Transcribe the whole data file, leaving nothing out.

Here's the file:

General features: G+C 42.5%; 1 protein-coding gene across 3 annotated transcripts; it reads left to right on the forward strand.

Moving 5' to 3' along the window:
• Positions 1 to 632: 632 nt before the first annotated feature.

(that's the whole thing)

General features: G+C 42.5%; 1 protein-coding gene across 3 annotated transcripts; it reads left to right on the forward strand.

Moving 5' to 3' along the window:
• Positions 1 to 632: 632 nt before the first annotated feature.